Over the years I have been approached by publishers and editors to write books or articles, mainly related to my specialist areas of young children’s behaviour, inclusion and special educational needs.

In connection to my PhD research I have also had articles published in academic journals.

My current writing project is a proposal for a book with the working title of “Including the Individual.” This will be one of a series of books related to Early Years. The series is being edited by Ann Langston and will be published by Open University Press.


Inclusion in the EYFS

book cover

Click to buy

This book considers the impact on early years settings of two key pieces of government documentation: the revised EYFS, and the new Special Educational Needs Code of Practice, which presents a radical shake-up of the SEN system.

The book starts by considering this political and legislative context and what this means for early years provision before moving on to look at what this means from a more practical perspective in early years setting – for example what ‘enabling environments’ and the ‘prime areas of learning’ mean and look like in practice for babies and young children with SEN.

In addition the book will draw on parents’ and children’s perspectives to assist professionals in devising an individual and setting action plan for babies and young children with SEN.

Available from September 2014….

I am Two

Working Effectively with Two Year Olds and Their Families

I am two

Click to buy

This new publication from Early Education explores:

  • How best to support practitioners to work with the parents of two year olds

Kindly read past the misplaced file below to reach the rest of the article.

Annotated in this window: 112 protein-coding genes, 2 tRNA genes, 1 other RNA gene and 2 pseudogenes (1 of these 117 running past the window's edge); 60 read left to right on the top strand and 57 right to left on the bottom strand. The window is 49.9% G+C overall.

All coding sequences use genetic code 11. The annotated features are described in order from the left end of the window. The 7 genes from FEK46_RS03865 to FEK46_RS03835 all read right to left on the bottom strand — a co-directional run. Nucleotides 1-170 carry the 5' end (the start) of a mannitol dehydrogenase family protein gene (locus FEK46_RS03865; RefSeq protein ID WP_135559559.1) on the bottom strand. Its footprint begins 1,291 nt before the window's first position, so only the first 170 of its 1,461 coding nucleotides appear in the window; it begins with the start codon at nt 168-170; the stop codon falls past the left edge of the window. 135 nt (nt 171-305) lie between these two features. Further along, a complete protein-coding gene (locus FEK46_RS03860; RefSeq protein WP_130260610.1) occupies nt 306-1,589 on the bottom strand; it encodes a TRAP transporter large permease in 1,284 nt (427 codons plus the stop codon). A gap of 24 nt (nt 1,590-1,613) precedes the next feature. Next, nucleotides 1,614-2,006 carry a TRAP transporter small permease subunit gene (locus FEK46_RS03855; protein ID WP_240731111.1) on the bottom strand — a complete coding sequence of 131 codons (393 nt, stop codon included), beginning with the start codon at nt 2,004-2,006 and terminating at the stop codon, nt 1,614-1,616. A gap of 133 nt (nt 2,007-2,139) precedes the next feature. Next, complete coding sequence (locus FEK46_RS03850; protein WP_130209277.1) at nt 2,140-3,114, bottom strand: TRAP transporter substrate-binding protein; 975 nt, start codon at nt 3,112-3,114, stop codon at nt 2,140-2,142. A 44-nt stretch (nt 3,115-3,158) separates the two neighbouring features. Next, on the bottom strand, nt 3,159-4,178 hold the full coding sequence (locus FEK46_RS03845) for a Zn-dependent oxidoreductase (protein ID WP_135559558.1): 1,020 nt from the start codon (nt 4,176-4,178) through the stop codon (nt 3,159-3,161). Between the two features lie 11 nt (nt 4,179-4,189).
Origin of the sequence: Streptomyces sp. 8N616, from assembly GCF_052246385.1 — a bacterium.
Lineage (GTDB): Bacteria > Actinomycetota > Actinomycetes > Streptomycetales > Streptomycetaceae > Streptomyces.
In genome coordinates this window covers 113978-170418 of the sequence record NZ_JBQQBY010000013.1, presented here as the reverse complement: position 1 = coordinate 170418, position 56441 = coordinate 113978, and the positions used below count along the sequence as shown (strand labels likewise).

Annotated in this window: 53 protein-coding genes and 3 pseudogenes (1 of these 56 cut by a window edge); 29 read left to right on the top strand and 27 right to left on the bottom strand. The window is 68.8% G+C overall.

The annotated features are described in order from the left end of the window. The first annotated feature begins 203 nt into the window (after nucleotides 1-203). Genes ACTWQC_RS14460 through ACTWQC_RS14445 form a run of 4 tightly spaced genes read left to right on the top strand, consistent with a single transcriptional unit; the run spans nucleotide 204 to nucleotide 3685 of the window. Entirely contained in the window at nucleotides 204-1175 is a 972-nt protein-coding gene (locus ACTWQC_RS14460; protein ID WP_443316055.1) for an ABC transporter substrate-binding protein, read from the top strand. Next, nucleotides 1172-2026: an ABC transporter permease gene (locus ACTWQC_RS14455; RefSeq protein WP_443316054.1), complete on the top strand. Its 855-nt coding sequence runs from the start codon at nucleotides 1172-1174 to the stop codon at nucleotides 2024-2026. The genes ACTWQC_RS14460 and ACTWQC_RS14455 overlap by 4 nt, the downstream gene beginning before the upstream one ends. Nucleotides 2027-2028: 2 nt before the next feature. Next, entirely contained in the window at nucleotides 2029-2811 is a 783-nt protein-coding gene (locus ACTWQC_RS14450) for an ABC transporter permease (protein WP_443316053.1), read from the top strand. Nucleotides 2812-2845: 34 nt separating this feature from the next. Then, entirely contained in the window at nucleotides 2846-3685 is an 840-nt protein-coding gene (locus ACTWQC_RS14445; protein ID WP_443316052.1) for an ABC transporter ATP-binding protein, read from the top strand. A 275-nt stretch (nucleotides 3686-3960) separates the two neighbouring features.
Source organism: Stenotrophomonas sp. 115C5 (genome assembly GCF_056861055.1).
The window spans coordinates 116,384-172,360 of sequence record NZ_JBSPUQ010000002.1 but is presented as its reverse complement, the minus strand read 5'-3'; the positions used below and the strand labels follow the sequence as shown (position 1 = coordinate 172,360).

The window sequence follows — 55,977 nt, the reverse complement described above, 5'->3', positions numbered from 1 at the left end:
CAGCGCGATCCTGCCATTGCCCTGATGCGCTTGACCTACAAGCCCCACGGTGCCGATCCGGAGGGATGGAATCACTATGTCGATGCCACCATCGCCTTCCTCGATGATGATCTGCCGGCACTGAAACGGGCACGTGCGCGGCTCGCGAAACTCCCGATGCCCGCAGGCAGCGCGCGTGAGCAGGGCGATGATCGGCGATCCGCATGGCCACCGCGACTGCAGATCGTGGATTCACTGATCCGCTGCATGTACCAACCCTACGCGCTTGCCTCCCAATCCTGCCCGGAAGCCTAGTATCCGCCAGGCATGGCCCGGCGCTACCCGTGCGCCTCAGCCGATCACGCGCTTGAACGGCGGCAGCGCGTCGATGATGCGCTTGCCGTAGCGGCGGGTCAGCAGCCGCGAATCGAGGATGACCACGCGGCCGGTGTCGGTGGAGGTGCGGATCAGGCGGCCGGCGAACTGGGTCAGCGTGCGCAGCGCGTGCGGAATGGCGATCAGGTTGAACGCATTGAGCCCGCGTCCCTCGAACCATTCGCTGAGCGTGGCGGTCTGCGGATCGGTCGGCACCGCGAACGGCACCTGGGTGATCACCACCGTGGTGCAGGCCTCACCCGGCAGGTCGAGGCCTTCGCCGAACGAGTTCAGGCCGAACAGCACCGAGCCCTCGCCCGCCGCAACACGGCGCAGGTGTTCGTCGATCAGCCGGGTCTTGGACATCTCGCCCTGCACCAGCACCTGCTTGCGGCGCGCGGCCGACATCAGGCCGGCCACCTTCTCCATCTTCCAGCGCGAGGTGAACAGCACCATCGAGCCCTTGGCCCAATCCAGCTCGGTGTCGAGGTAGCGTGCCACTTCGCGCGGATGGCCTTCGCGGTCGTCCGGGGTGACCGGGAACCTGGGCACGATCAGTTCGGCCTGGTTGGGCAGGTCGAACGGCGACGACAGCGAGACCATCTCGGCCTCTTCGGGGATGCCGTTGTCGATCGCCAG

• Early childhood development and the impact of developmental delay
  • The role of early intervention Supporting practitioners working with two year olds in the areas of:-
    personal, social and emotional development; communication and language and physical development
  • Behaviour
  • Identifying developmental delay or emerging SEN or disability
  • The progress check at age two
  • Working with parents to support the learning and development of children in the home environment
  • Multi-disciplinary working
  • The role of health in early childhood.

This is a must have publication for all practitioners delivering the free entitlement for two year olds.

Understanding Behaviour in the Early Years

book cover

Click to buy

This guide provides information, practical suggestions and ideas that enable practitioners to take a positive approach to young children’s learning about behaviour. Linked directly to the revised EYFS, it includes practical suggestions based on sound theory and effective practice. It highlights the importance of working in partnership with parents to understand and support children’s behavioural learning and aims to increase practitioners’ confidence in supporting children’s learning about behaviour. Includes chapters on:

  • Early intervention in the context of supporting behavioural learning
  • Theoretical perspectives on behavioural learning
  • Thinking about social learning
  • Thinking about emotional learning
  • Thinking about behavioural learning
  • Using observation and analysis to develop effective strategies

Identifying Special Needs in the Early Years

Identifying Special Needs in the Early Years

click to buy

With increasing expectations from parents and practitioners for inclusive early years settings, many practitioners are anxious about identifying and accommodating children’s individual needs as early as possible.

Through simple step-by-step instruction, this book will: